The factory will be fully-automated so it will only have to hire 100 Americans and will be used to produce 5G radios designed for urban areas. It will also make Advanced Antenna System radios that it said are components for large-scale deployments of 4G and 5G networks for both rural and urban coverage.
Ericsson executive vice president and head of networks Fredrik Jejdling said: “With today's announcement, we conclude months of preparations and can move into execution in the US" which sounds rather drastic, but they do have the death penalty over there so it is possible.
"In addition, we are digitalising our entire global production landscape, including establishing this factory in the US. With 5G connectivity we're accelerating Industry 4.0, enabling automated factories for the future."
Ericsson did not provide details about where the factory will be located, but the company has plans to initially employ around 100 people at the factory, which will have "highly automated operations".
Ericsson's announcement to build a 5G factory in the US also follows US President Donald Trump in recent months banning companies from using telco equipment made by its competitor Huawei.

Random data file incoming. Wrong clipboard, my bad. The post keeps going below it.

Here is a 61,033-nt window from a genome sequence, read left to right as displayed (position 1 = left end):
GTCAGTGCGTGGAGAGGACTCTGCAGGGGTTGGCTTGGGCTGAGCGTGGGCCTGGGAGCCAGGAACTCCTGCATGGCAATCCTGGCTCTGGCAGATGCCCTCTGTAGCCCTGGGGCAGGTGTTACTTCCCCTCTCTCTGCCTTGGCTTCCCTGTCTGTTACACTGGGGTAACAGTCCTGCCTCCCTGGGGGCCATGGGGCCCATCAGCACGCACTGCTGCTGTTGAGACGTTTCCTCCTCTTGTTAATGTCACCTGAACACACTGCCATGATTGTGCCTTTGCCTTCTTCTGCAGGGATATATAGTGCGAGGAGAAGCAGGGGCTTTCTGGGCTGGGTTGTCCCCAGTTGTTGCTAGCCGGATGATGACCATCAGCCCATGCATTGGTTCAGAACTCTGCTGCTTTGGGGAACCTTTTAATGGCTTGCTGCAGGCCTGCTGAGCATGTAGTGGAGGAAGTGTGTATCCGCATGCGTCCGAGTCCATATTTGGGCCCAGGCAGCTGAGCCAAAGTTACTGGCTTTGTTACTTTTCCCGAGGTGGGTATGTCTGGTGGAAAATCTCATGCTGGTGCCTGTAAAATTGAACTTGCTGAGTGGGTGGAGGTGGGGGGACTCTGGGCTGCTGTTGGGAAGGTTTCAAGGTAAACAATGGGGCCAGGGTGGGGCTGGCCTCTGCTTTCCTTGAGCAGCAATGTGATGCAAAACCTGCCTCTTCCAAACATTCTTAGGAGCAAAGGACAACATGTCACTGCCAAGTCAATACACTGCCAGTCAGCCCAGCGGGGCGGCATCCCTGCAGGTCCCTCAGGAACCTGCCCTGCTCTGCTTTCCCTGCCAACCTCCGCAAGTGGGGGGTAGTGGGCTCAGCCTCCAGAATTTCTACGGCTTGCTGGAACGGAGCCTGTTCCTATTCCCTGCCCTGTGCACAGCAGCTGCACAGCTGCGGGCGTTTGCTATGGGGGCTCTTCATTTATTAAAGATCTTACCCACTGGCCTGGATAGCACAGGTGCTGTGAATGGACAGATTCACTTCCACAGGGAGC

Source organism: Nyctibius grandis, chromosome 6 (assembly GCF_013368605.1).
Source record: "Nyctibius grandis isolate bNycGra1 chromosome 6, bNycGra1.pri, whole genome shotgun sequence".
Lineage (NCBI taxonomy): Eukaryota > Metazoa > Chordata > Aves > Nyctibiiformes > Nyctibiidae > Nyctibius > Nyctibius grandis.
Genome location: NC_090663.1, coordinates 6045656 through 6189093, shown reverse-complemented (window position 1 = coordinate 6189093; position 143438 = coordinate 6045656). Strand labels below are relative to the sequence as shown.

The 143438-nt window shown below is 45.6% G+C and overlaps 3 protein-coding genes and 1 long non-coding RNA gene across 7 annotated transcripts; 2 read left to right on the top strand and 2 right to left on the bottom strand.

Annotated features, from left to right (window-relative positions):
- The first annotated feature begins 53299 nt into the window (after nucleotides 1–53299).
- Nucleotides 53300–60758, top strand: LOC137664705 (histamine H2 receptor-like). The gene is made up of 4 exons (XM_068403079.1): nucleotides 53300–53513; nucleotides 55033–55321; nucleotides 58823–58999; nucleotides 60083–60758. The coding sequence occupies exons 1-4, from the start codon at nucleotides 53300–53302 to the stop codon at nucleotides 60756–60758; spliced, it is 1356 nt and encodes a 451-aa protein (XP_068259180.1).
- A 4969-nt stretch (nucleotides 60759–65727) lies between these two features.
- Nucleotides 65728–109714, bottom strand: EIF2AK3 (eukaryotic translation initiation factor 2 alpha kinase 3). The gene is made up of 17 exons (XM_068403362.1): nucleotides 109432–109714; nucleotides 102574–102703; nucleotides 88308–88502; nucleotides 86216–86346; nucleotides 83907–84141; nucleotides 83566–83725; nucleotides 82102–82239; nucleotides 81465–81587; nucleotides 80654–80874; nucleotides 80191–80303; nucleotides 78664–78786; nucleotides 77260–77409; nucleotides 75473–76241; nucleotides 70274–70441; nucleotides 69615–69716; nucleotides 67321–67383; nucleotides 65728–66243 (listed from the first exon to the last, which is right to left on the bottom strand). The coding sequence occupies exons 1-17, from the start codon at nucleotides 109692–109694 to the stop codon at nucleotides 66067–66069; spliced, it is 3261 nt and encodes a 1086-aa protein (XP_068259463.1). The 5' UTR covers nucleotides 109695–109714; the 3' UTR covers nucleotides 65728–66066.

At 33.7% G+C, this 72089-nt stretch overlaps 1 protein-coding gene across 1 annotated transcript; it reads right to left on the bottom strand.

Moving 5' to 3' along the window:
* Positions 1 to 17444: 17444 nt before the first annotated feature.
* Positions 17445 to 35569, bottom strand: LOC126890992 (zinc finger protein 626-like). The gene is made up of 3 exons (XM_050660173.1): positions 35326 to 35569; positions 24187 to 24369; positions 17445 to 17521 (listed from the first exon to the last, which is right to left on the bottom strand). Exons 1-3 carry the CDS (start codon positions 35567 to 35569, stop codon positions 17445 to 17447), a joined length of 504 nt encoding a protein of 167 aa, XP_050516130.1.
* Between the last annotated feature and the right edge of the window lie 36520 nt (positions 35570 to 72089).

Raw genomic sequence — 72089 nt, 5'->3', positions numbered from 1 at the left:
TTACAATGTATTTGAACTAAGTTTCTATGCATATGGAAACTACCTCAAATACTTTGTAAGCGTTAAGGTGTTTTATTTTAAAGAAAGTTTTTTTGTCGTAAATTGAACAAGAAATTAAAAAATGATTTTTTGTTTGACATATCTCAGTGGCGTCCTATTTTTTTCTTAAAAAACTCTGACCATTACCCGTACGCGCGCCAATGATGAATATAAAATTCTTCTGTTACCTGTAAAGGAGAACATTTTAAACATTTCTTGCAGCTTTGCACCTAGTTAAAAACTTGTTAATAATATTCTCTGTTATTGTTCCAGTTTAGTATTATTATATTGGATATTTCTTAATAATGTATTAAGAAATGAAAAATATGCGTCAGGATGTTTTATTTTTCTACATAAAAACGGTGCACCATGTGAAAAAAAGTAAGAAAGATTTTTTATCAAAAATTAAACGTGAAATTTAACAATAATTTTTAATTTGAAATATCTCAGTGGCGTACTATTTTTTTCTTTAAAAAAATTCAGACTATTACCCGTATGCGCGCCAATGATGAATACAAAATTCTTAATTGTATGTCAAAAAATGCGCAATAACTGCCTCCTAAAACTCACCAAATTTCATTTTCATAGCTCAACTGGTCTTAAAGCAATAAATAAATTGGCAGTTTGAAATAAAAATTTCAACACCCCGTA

Federal Communications Commission Chairman Ajit Pai applauded Ericsson's announcement. "Building 5G equipment in the United States is good for our economy, good for the supply chain, and good for the rapid rollout of the next generation of wireless connectivity in the United States.
Ericsson is currently signed on by T-Mobile, Verizon, Sprint, AT&T, US Cellular, and GCI to help build out their respective 5G mobile networks.
According to the Ericsson's latest mobility report, North America is expected to lead in the adoption of 5G, with the company predicting that 63 percent of North American mobile subscriptions will be 5G-based in 2024.